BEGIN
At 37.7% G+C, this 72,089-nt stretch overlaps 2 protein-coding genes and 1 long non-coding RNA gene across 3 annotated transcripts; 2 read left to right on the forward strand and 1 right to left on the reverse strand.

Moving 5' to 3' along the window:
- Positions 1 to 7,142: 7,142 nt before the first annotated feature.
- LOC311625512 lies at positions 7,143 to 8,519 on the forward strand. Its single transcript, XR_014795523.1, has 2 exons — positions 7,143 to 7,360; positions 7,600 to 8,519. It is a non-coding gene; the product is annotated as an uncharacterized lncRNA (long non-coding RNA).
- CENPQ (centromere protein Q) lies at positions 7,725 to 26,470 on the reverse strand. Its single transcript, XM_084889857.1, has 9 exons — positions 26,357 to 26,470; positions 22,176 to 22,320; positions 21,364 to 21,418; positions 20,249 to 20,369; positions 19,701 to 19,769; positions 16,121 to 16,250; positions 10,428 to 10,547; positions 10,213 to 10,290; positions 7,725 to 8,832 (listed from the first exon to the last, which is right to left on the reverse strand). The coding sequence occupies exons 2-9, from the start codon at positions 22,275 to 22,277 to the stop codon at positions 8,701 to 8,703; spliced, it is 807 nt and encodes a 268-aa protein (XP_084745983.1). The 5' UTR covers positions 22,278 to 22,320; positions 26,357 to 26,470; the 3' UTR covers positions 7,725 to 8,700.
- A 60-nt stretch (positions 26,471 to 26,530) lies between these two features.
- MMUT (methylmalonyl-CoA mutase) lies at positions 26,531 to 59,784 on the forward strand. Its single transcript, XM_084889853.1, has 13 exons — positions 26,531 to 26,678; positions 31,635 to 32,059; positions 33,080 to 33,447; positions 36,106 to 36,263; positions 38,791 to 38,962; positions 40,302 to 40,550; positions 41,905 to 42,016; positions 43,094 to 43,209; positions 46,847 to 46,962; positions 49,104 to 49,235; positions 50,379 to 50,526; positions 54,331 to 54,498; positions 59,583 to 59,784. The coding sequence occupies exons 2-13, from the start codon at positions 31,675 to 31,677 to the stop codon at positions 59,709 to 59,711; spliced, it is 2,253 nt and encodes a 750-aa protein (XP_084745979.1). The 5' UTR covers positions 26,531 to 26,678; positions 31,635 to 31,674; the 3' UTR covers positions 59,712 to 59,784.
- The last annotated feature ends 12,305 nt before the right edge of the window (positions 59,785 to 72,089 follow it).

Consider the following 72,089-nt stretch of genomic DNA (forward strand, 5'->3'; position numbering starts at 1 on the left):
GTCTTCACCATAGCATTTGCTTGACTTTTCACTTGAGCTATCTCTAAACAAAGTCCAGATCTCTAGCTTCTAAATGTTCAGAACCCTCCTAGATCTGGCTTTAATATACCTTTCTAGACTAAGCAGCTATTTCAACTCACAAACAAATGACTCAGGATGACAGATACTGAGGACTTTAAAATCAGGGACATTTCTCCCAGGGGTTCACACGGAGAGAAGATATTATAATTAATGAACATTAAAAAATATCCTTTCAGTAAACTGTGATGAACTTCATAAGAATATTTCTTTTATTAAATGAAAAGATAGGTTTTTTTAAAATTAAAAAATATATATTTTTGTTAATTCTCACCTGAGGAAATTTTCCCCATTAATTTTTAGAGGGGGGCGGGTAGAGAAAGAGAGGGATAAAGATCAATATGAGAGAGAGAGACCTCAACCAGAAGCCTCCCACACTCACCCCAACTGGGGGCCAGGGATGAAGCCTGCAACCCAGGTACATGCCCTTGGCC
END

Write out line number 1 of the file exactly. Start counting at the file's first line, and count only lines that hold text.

At 37.7% G+C, this 72,089-nt stretch overlaps 2 protein-coding genes and 1 long non-coding RNA gene across 3 annotated transcripts; 2 read left to right on the forward strand and 1 right to left on the reverse strand.